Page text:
MB_Nostalgia http://instagram.com/mb_nostalgia/
The project Manhattan Beach Nostalgia is currently being displayed on Instagram. Originally the project was created to show, through visual imagery, the changes that occurred in the same space overtime. However, the project expanded from revisiting and re-photographing the locations in Manhattan Beach to compare how the physical place evolved overtime, to a more elaborated idea regarding space and time.

We understand Instagram as a contemporary online platform that operates first as a social media space where users gain access and are able to comment on others’ images, as well as a platform that allows the users to emulate old photographic film filters, thus creating a narrative of the past. Aesthetically speaking, Instagram brings the nostalgic feelings that accompanied the evolution of photography throughout time, enabling contemporary photographs to resemble visual imagery of the past. During our conceptualization of this project, we raised several questions. “Why is it appealing to all users of Instagram to register their images in such a nostalgic manner?”, “Why do we comprehend the established idea of time as a linear process?” “Do old photographs appear to be more “real” because in the beginning of the 20th century image manipulation software did not exist?” “How do Framing and Dark Room techniques such as Dodging and Burn altered “reality” in photographic images? And so forth.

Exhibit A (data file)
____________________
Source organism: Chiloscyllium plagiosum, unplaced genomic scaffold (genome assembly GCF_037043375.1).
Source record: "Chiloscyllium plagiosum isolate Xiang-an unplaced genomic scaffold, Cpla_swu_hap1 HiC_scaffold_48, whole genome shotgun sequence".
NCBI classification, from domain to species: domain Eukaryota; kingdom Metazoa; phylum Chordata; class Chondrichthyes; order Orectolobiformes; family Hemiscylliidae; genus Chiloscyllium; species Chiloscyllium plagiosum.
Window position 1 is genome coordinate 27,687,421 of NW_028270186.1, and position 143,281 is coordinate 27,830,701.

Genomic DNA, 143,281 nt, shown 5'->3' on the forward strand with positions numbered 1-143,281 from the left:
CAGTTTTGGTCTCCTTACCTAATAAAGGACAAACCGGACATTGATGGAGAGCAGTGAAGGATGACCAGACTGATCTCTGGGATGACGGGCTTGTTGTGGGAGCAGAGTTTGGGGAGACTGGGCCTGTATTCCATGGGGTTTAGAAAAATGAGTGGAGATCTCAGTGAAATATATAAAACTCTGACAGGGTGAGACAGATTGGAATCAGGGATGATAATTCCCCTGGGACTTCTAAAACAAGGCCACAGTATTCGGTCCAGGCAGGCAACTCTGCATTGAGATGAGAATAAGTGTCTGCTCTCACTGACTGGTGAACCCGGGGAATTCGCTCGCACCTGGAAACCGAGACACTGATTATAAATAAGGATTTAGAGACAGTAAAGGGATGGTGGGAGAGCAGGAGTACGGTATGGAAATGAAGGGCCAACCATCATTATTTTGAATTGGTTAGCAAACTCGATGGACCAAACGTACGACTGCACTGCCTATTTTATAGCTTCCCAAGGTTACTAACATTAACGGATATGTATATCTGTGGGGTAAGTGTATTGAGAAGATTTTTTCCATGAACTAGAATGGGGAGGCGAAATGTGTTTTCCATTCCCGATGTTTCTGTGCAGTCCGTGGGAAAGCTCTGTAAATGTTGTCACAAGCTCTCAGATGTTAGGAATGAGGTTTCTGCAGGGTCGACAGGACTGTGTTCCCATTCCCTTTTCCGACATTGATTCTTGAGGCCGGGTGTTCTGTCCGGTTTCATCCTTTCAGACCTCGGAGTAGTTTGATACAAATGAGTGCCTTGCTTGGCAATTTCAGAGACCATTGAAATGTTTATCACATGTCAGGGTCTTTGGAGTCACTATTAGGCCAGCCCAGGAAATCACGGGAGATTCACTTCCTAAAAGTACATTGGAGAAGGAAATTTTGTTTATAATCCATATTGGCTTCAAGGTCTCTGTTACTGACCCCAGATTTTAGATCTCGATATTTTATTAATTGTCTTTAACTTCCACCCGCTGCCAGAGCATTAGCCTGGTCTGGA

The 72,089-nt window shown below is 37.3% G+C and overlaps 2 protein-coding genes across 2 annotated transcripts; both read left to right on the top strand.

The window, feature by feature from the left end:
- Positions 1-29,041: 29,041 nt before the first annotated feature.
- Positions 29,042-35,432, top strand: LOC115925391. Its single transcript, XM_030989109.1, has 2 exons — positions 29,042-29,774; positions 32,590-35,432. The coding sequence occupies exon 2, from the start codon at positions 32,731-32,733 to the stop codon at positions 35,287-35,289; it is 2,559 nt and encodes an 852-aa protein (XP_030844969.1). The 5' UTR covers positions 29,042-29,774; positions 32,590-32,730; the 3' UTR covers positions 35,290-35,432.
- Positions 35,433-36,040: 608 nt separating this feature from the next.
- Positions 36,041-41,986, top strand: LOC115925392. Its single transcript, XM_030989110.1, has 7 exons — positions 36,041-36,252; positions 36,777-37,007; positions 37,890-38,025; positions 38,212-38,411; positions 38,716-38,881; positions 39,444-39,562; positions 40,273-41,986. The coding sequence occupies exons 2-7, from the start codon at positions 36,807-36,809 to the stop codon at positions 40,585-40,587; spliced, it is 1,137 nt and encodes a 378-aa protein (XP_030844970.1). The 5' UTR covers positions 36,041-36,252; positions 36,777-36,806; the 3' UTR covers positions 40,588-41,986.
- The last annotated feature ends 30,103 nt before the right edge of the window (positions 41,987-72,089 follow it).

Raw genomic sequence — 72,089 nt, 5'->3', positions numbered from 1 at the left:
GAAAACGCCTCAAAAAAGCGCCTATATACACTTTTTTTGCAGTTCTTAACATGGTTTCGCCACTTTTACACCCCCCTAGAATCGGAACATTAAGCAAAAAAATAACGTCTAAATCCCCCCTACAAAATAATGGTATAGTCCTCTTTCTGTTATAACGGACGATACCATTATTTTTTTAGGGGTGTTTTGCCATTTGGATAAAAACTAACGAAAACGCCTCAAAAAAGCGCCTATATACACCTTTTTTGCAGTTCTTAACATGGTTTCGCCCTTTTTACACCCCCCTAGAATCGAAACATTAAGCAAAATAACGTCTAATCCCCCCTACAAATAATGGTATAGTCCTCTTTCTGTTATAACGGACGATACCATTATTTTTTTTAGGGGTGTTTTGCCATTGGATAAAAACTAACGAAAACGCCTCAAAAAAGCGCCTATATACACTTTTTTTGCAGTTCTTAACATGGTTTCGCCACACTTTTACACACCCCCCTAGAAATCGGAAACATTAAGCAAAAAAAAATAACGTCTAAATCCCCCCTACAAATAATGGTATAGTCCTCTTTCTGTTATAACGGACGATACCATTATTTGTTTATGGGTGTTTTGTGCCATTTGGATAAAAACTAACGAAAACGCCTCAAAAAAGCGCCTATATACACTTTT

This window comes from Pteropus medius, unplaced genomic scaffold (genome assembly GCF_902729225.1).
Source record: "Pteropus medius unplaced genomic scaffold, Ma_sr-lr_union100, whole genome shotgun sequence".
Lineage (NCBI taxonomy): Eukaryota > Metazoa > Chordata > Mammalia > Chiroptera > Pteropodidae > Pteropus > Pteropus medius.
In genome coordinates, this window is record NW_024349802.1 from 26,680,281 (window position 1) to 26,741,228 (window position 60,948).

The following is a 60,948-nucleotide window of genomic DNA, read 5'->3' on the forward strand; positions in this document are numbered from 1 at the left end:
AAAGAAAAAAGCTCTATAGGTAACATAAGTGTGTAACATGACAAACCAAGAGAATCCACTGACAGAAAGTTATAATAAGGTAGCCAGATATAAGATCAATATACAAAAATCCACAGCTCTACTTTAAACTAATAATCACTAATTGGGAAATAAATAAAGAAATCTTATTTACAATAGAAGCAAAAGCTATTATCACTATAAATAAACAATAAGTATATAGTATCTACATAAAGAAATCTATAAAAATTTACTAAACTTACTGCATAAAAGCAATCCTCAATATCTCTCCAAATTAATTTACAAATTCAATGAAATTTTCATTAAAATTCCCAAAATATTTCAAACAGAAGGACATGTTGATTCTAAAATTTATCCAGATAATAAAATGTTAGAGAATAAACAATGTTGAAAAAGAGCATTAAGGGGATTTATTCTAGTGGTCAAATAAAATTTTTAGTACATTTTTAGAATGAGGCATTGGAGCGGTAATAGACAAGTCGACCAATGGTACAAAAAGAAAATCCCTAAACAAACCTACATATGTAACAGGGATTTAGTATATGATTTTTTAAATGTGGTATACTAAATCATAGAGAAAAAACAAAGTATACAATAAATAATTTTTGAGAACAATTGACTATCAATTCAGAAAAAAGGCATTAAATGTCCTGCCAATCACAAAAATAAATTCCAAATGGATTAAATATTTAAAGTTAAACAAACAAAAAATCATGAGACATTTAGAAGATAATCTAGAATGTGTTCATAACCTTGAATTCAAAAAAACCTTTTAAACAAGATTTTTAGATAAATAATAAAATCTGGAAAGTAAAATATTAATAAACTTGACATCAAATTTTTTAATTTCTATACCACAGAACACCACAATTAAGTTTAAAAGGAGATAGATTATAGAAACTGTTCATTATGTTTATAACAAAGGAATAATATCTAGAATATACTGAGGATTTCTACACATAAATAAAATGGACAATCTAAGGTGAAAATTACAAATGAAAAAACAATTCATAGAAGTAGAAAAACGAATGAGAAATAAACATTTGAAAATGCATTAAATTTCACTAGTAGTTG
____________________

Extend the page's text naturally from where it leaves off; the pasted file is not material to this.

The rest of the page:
Our process for this project was based on a series of questions we raised during reflections regarding social media, internet as an Art platform, artworks created solely for the Internet space and how artworks dwell in an online space opposed to existing in a physical space. We intended to deconstruct the solidified idea of time as a linear process. The common notion of time is diminished in simplistic formulaic concepts, such as “That business was there in 1940, but now it does not exist anymore, and has no value for contemporary society”. What exists in the year of 2014 in Manhattan Beach isn’t a simple dissociation of what existed in the past. What is now present in the physical space of Manhattan Beach is a result of what evolved from that era, the past, the history of the town, the architectural features, and many components of the physical space permeated and trespassed time.

Through a series of collages along with scanned old photos, we intended to bring attention to the audience regarding time operating in depth instead of following a linear course. As an example, in one old slide of Manhattan Beach, we added two men who are clearly dressed in contemporary clothing (hip hop style) by old cars that don’t exist in 2014 any longer. The collages trigger the audience to disbelief in how photographs are pursued as real mark of time. The collages incite the audience to reflect about Time in a fluid manner. Instead of Time running in a linear method, following a conventional chronology, we want Time to be thought in another dimension– in a three dimensional plane. By mixing elements of old photographs with contemporary photographs, we hope to present to the audience a fresh take regarding the notion of Time. “Things don’t emerge in 1930’s and die in 1931. Things, places, people’s histories emerge at some point in History and are carried on, persisting over time, carving marks in the timeline called life.”